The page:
I also used one tablespoon of Chinese Cinnamon and one of Ceylonese Cinnamon which gave it a nice flavor.  I think I might add some more cinnamon to it the next time to try to compensate for the lack of any other sweetener in the bread.


earth3rd's picture

I had a go at this recipe yesterday. I thought the recipe sounded good, especially all the feed back. The raisin bread my wife buys has a cinnamon swirl in it so I thought I'd try that as well. I had a recipe from the Kitchen Aid mixer book and thats the method I used to put the cinnamon sugar into the loaf. It says to spread soft butter then spread the sugar cinnamon mixture on the dough, then roll up the loaf. Before I even baked the loaf I was having some reservations about the butter, thinking it would make the dough come apart which you can see in the photo it did just that. Does anyone know how to do it without having the separation like in my photo? I was thinking next time just put the sugar mixture on without the butter. One of you people will know I'm sure. Any feed back is appreciated.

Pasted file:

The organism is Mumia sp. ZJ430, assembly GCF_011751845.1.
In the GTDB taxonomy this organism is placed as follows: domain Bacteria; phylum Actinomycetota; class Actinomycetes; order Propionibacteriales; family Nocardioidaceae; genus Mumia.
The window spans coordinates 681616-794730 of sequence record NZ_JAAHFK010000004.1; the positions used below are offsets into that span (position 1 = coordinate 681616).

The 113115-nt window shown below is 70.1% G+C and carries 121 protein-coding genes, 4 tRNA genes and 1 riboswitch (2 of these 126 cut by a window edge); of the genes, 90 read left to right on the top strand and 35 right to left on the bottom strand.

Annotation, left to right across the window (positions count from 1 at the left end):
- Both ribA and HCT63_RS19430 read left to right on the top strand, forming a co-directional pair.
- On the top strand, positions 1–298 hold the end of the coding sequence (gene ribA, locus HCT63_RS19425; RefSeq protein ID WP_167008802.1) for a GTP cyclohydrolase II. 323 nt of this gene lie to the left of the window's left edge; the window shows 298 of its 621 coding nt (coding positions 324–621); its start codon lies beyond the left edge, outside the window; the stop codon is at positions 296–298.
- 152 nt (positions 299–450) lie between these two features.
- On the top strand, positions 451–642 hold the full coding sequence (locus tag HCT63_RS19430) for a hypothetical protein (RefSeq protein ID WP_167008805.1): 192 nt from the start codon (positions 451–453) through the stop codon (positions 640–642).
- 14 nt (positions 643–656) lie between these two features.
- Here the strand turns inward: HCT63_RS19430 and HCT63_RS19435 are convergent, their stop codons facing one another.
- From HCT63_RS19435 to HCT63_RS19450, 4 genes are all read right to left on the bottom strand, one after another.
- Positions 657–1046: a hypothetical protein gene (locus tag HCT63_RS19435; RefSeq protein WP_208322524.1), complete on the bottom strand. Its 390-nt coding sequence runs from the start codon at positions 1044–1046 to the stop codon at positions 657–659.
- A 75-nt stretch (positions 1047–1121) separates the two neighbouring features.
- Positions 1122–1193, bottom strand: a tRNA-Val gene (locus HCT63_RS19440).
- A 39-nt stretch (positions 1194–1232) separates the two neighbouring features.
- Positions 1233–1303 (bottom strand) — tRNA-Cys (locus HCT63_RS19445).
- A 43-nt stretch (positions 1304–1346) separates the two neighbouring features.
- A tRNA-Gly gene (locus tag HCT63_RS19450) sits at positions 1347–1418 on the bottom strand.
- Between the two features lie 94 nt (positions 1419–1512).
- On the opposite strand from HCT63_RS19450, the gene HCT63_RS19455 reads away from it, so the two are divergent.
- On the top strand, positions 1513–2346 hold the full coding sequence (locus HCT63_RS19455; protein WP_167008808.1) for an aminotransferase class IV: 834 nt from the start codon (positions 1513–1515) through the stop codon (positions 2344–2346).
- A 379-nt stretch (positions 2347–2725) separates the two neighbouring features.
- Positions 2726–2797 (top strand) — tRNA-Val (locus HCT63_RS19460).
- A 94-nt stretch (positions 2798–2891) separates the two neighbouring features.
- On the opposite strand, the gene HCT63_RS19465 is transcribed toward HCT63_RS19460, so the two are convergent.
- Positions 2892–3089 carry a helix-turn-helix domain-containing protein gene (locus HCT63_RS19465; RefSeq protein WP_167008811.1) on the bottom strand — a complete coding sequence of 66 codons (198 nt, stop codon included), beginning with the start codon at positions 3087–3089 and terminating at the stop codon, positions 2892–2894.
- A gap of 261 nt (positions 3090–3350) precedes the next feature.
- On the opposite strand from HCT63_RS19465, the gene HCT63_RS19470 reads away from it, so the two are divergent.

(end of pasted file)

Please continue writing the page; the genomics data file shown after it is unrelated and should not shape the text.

By the way... I used "KipperCat" calculations for two loaves and it worked out great... thanks for converting the recipe over to gram measurements. 


Ready for the oven.


After baking.

Inside the finished loaf.



MichaelH's picture

BBA there is a cinnamon raisin loaf that is similar to this that I have made many times. His method suggests flattening or rolling out the dough, then sprinkling the sugar cinnamon mixture without spreading butter on the dough first. I have never had a separation problem using this technique. I have seen the butter first method suggested by other bakers but have never tried it. Some of them might have had better luck than you did.